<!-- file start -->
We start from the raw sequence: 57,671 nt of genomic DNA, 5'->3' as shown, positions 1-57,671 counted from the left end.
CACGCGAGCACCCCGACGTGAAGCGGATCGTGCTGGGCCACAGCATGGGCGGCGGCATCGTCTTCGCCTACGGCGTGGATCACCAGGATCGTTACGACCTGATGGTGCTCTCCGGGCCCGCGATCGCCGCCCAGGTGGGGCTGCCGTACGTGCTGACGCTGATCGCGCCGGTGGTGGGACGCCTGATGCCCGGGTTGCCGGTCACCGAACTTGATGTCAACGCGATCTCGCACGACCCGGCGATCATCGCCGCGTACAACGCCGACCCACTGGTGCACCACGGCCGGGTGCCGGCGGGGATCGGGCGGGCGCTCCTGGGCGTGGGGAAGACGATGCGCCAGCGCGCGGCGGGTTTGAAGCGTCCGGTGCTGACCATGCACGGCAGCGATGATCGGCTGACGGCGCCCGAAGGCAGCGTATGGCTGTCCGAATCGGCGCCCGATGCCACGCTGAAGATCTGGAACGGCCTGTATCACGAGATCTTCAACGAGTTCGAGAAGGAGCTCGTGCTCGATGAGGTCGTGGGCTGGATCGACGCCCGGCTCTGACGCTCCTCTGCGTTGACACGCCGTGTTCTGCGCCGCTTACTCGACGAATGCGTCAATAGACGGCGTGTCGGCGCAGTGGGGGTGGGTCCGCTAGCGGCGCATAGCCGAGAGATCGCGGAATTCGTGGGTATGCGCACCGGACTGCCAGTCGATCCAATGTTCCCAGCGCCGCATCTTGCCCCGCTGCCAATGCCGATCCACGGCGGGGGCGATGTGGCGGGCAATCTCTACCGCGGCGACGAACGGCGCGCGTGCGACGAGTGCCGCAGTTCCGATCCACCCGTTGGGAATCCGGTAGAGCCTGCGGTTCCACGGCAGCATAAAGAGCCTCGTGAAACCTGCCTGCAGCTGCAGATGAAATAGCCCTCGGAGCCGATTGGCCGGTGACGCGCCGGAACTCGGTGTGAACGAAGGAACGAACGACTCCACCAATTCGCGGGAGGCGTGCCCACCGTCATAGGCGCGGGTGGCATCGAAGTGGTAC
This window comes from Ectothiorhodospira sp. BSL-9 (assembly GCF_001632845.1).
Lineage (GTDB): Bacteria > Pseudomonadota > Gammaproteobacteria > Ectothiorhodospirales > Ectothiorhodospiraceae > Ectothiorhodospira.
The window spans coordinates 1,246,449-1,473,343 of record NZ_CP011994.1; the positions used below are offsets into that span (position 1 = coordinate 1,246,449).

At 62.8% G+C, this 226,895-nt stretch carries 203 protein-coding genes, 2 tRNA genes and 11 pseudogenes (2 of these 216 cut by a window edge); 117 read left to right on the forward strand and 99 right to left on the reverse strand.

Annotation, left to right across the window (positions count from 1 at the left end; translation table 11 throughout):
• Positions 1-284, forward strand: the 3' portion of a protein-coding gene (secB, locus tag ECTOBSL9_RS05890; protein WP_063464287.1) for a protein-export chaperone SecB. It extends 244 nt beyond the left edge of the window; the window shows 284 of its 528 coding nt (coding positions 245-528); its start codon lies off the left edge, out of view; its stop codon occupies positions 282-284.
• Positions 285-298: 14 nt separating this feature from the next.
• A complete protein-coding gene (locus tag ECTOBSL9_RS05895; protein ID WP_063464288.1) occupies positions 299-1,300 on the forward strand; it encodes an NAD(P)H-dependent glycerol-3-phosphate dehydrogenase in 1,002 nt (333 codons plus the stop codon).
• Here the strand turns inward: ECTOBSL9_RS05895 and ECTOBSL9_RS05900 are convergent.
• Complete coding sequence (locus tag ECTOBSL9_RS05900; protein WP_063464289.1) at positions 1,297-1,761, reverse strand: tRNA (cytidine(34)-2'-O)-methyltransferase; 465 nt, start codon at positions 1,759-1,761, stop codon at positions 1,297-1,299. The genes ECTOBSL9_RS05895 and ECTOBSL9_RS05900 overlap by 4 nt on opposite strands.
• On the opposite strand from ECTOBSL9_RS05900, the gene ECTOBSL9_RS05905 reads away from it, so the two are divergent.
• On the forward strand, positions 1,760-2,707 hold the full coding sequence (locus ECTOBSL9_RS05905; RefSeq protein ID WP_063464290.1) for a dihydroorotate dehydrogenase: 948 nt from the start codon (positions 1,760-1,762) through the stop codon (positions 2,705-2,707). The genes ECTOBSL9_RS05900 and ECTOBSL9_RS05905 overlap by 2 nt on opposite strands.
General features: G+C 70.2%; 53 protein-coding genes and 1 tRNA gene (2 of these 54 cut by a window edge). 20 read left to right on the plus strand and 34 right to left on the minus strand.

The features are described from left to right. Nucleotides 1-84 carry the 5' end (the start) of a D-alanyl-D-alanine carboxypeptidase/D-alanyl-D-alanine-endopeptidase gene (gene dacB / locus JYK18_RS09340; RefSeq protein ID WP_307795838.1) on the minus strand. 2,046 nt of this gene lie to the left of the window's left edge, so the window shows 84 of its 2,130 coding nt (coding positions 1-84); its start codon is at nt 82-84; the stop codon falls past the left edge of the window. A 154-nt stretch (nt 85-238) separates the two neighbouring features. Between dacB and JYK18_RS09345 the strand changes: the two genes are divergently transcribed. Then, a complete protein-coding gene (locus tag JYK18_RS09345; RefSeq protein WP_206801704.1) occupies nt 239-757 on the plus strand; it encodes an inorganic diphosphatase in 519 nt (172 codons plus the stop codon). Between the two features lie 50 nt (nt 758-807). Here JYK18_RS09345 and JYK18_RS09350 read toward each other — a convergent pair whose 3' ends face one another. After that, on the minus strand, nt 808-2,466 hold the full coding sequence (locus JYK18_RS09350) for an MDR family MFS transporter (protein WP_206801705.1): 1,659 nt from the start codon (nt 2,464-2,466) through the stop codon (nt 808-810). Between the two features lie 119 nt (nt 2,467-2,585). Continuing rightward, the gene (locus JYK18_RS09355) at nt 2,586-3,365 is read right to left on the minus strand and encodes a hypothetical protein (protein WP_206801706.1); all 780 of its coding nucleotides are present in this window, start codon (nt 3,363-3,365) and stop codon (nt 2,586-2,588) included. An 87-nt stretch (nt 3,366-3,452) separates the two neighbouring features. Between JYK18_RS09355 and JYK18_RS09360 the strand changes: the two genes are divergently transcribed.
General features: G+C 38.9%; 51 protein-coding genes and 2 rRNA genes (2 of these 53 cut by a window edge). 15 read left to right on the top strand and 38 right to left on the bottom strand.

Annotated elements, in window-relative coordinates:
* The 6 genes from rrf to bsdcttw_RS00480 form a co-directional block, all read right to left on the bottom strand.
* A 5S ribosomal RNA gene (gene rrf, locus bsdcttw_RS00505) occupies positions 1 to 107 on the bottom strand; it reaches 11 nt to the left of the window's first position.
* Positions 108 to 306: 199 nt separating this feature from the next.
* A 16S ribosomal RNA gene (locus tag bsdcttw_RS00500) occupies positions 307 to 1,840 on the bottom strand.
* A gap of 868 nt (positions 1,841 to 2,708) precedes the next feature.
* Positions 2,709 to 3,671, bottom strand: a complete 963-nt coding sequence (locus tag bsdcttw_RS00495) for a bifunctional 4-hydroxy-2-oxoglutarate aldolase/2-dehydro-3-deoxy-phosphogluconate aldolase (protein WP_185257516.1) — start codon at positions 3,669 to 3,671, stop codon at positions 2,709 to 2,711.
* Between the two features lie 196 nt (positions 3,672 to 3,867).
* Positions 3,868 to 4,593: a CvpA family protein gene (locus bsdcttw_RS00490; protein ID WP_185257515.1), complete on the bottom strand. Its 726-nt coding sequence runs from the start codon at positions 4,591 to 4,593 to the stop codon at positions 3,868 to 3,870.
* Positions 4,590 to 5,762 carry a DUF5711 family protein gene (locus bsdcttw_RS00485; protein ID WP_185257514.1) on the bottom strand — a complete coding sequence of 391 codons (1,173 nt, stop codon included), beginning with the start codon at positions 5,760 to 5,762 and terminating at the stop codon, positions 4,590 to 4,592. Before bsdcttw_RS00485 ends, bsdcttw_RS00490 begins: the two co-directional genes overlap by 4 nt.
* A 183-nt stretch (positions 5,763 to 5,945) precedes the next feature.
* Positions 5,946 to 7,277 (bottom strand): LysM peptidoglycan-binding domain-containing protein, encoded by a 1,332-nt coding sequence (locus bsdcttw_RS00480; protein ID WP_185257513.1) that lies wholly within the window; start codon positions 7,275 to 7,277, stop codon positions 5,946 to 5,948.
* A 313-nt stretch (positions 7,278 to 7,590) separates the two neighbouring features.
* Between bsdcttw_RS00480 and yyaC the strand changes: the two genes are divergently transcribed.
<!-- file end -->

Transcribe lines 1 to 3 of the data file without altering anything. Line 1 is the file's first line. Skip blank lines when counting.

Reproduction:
We start from the raw sequence: 57,671 nt of genomic DNA, 5'->3' as shown, positions 1-57,671 counted from the left end.
CACGCGAGCACCCCGACGTGAAGCGGATCGTGCTGGGCCACAGCATGGGCGGCGGCATCGTCTTCGCCTACGGCGTGGATCACCAGGATCGTTACGACCTGATGGTGCTCTCCGGGCCCGCGATCGCCGCCCAGGTGGGGCTGCCGTACGTGCTGACGCTGATCGCGCCGGTGGTGGGACGCCTGATGCCCGGGTTGCCGGTCACCGAACTTGATGTCAACGCGATCTCGCACGACCCGGCGATCATCGCCGCGTACAACGCCGACCCACTGGTGCACCACGGCCGGGTGCCGGCGGGGATCGGGCGGGCGCTCCTGGGCGTGGGGAAGACGATGCGCCAGCGCGCGGCGGGTTTGAAGCGTCCGGTGCTGACCATGCACGGCAGCGATGATCGGCTGACGGCGCCCGAAGGCAGCGTATGGCTGTCCGAATCGGCGCCCGATGCCACGCTGAAGATCTGGAACGGCCTGTATCACGAGATCTTCAACGAGTTCGAGAAGGAGCTCGTGCTCGATGAGGTCGTGGGCTGGATCGACGCCCGGCTCTGACGCTCCTCTGCGTTGACACGCCGTGTTCTGCGCCGCTTACTCGACGAATGCGTCAATAGACGGCGTGTCGGCGCAGTGGGGGTGGGTCCGCTAGCGGCGCATAGCCGAGAGATCGCGGAATTCGTGGGTATGCGCACCGGACTGCCAGTCGATCCAATGTTCCCAGCGCCGCATCTTGCCCCGCTGCCAATGCCGATCCACGGCGGGGGCGATGTGGCGGGCAATCTCTACCGCGGCGACGAACGGCGCGCGTGCGACGAGTGCCGCAGTTCCGATCCACCCGTTGGGAATCCGGTAGAGCCTGCGGTTCCACGGCAGCATAAAGAGCCTCGTGAAACCTGCCTGCAGCTGCAGATGAAATAGCCCTCGGAGCCGATTGGCCGGTGACGCGCCGGAACTCGGTGTGAACGAAGGAACGAACGACTCCACCAATTCGCGGGAGGCGTGCCCACCGTCATAGGCGCGGGTGGCATCGAAGTGGTAC
This window comes from Ectothiorhodospira sp. BSL-9 (assembly GCF_001632845.1).